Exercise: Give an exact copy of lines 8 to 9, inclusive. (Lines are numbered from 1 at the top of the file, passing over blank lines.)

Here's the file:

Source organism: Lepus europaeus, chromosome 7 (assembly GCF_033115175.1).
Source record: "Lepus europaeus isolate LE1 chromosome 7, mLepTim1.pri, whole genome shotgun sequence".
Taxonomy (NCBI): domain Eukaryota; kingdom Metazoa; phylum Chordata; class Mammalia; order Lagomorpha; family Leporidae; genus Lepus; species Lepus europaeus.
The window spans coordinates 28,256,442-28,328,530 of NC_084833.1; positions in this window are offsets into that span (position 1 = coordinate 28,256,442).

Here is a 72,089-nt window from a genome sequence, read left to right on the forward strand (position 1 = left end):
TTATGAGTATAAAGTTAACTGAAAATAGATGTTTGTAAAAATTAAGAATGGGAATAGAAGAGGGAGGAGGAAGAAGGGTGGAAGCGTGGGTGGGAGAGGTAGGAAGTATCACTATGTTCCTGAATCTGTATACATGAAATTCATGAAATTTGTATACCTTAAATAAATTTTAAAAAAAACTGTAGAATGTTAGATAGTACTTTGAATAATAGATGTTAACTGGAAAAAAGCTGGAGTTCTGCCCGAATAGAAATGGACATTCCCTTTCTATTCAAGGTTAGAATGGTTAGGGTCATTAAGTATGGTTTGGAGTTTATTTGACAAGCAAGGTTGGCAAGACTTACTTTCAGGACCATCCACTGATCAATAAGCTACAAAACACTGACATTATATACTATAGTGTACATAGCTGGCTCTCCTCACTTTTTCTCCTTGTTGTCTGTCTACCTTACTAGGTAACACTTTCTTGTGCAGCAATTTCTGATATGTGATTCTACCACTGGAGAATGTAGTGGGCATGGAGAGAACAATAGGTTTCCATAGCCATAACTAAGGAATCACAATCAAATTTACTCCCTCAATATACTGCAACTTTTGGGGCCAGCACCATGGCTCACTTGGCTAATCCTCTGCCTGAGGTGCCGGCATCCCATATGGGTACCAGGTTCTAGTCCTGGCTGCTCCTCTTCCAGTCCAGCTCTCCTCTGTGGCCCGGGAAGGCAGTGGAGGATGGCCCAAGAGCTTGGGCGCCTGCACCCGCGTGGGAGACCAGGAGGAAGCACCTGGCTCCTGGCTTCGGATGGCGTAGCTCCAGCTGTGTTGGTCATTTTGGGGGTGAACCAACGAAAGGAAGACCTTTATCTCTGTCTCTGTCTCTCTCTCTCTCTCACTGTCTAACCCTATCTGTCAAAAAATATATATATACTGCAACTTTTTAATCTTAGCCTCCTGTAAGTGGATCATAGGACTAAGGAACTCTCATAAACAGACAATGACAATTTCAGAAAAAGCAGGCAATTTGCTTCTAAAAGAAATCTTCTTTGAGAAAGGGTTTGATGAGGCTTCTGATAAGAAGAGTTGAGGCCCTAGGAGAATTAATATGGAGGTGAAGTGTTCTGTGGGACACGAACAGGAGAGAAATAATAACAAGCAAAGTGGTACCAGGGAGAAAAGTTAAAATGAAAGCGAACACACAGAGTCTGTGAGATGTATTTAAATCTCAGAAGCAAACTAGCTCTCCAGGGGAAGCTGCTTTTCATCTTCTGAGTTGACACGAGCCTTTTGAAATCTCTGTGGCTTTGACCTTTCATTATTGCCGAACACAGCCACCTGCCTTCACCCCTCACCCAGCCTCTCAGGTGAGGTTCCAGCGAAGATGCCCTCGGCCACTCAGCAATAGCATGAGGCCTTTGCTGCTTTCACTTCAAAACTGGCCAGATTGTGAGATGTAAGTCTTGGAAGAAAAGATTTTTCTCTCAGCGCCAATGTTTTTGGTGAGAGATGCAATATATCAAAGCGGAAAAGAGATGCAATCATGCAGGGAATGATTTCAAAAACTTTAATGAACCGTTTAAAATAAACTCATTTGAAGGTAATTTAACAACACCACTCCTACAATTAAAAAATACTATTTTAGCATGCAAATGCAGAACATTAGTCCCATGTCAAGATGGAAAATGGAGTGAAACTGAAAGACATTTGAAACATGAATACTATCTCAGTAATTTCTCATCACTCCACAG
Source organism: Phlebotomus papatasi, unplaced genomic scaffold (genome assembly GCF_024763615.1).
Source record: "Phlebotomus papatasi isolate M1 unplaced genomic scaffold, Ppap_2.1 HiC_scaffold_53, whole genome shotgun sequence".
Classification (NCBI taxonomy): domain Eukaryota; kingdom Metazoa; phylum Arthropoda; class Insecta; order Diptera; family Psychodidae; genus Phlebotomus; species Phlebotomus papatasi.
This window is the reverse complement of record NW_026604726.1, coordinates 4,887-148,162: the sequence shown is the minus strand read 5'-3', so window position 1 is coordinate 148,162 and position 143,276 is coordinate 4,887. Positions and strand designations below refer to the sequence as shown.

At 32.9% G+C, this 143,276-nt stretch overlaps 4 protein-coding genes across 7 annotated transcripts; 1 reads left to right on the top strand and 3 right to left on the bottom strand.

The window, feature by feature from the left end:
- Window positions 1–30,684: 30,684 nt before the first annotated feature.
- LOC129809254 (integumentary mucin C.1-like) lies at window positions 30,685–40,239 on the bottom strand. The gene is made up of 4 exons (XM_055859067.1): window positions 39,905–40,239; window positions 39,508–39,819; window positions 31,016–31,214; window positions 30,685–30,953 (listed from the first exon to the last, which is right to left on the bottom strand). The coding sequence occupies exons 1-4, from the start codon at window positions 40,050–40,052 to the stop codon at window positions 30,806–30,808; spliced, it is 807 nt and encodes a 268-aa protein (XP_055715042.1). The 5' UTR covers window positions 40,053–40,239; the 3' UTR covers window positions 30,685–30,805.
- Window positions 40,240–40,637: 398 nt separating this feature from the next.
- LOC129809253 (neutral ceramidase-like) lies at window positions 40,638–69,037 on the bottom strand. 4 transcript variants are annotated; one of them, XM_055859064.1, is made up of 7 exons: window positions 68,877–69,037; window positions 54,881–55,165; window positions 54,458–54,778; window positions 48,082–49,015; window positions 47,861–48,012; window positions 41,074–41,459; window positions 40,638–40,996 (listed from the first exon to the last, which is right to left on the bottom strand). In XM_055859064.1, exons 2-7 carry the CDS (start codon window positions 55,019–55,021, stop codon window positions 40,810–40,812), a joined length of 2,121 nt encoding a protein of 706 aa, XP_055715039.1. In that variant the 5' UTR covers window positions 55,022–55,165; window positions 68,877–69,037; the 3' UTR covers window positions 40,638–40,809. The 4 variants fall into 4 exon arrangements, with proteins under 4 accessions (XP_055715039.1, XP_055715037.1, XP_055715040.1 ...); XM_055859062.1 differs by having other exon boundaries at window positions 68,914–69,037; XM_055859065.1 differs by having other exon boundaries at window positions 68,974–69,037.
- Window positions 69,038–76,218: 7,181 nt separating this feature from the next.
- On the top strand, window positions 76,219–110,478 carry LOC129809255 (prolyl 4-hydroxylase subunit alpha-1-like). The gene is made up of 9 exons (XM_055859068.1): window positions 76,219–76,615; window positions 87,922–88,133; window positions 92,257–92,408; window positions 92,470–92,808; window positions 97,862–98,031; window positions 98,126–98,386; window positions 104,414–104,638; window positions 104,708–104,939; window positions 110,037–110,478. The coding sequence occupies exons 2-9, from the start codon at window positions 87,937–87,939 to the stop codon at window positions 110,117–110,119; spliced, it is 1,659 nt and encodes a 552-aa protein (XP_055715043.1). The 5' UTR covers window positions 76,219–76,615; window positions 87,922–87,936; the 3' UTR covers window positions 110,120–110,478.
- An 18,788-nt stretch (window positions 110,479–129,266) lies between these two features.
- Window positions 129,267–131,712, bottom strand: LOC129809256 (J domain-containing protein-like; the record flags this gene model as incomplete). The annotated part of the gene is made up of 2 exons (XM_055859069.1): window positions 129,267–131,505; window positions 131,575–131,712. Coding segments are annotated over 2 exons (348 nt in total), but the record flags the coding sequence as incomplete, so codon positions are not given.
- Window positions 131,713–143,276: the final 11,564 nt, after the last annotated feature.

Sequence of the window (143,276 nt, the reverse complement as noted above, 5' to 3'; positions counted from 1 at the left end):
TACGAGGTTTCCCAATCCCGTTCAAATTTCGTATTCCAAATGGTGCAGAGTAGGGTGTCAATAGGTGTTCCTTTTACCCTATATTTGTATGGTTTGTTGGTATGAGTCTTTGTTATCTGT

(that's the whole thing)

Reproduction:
Source record: "Phlebotomus papatasi isolate M1 unplaced genomic scaffold, Ppap_2.1 HiC_scaffold_53, whole genome shotgun sequence".
Classification (NCBI taxonomy): domain Eukaryota; kingdom Metazoa; phylum Arthropoda; class Insecta; order Diptera; family Psychodidae; genus Phlebotomus; species Phlebotomus papatasi.